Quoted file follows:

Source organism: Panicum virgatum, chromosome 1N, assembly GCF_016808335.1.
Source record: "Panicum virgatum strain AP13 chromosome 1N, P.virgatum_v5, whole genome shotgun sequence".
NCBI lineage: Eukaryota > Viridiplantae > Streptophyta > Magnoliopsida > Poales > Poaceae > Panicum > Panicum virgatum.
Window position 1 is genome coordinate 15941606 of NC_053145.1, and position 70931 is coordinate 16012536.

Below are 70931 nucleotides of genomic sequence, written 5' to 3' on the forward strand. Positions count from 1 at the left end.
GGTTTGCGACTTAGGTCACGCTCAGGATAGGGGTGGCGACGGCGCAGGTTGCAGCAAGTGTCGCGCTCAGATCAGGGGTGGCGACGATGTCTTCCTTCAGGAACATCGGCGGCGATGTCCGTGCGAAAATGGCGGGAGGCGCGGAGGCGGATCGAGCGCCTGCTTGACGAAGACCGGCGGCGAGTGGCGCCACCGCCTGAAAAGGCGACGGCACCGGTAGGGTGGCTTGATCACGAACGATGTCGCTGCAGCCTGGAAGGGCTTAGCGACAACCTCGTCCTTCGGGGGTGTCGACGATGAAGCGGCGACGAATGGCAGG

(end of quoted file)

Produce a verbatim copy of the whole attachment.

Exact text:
Source organism: Panicum virgatum, chromosome 1N, assembly GCF_016808335.1.
Source record: "Panicum virgatum strain AP13 chromosome 1N, P.virgatum_v5, whole genome shotgun sequence".
NCBI lineage: Eukaryota > Viridiplantae > Streptophyta > Magnoliopsida > Poales > Poaceae > Panicum > Panicum virgatum.
Window position 1 is genome coordinate 15941606 of NC_053145.1, and position 70931 is coordinate 16012536.

Below are 70931 nucleotides of genomic sequence, written 5' to 3' on the forward strand. Positions count from 1 at the left end.
GGTTTGCGACTTAGGTCACGCTCAGGATAGGGGTGGCGACGGCGCAGGTTGCAGCAAGTGTCGCGCTCAGATCAGGGGTGGCGACGATGTCTTCCTTCAGGAACATCGGCGGCGATGTCCGTGCGAAAATGGCGGGAGGCGCGGAGGCGGATCGAGCGCCTGCTTGACGAAGACCGGCGGCGAGTGGCGCCACCGCCTGAAAAGGCGACGGCACCGGTAGGGTGGCTTGATCACGAACGATGTCGCTGCAGCCTGGAAGGGCTTAGCGACAACCTCGTCCTTCGGGGGTGTCGACGATGAAGCGGCGACGAATGGCAGG